What is it about animals and people? What’s the big deal about having a pet? It’s just one more mouth to feed and a lot more mess and responsibility.
Why do we get so excited about welcoming someone into our family who will sometimes eat until he/she vomits (and then possibly consume the vomit), rip up our slippers, have little accidents on our favourite rugs and miaow or howl pitifully when they are banished from the bedroom?
They are going to cost us money in vet fees, beds, brushing aids, food, toys and various items of paraphenalia too numerous to mention. When we want to go on holiday we have to find a responsible person to look after them, or put them into a boarding kennel or cattery, where they will stare accusingly at us as we leave and completely ruin our carefree holiday moods.
They may scratch, bite or disdain our friends or other members of our family, and refuse to eat the delicious morsels placed in front of them in favour of an old smelly bone dug up after weeks and eaten with a look of total satisfaction on our clean floor.
They frequently ignore our wants or commands in favour of something or someone they find much more interesting e.g. a blade of grass, a lizard or bee, a gently waving piece of fern.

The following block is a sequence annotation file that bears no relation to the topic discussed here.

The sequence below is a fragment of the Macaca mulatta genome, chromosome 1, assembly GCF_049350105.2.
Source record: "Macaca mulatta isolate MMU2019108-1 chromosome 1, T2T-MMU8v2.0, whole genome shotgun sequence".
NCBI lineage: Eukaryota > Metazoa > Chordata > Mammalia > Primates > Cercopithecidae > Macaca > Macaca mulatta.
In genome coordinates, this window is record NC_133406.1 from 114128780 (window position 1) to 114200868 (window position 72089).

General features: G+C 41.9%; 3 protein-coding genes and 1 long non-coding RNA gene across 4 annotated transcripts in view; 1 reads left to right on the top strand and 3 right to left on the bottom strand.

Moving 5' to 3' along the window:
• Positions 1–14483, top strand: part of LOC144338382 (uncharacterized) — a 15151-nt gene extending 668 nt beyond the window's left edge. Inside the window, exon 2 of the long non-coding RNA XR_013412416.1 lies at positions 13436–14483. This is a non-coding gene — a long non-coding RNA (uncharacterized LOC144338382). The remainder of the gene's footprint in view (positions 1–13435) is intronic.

When they get old, they become slow and sometimes lose their keen sight or hearing. They put on weight and become more irritable. When they die we are devastated. I confess I have felt more prolonged grief at the death of some of my former pets (sheep, goat, cats, dogs, rabbits, ducks etc) than I have for some human acquaintances. Each grave is dug with a heavy heart and their absence is sorely missed. Over the years our backyard has become an animal burial ground, with lavender and other plants sometimes marking the spots where a dearly loved pet now lies.
I think that it is the loss of their spirit and life force that leaves such a hole in one’s heart. All the adventures you shared, all the funny moments, the happiness and sorrow, the irritations, the whole being.
They leave our lives enriched for being in them and a mountain of happy memories of good times shared without judgment and disappointment.
|Sarah and little Monza|
They give us permission to love unconditionally and teach us how to care for others.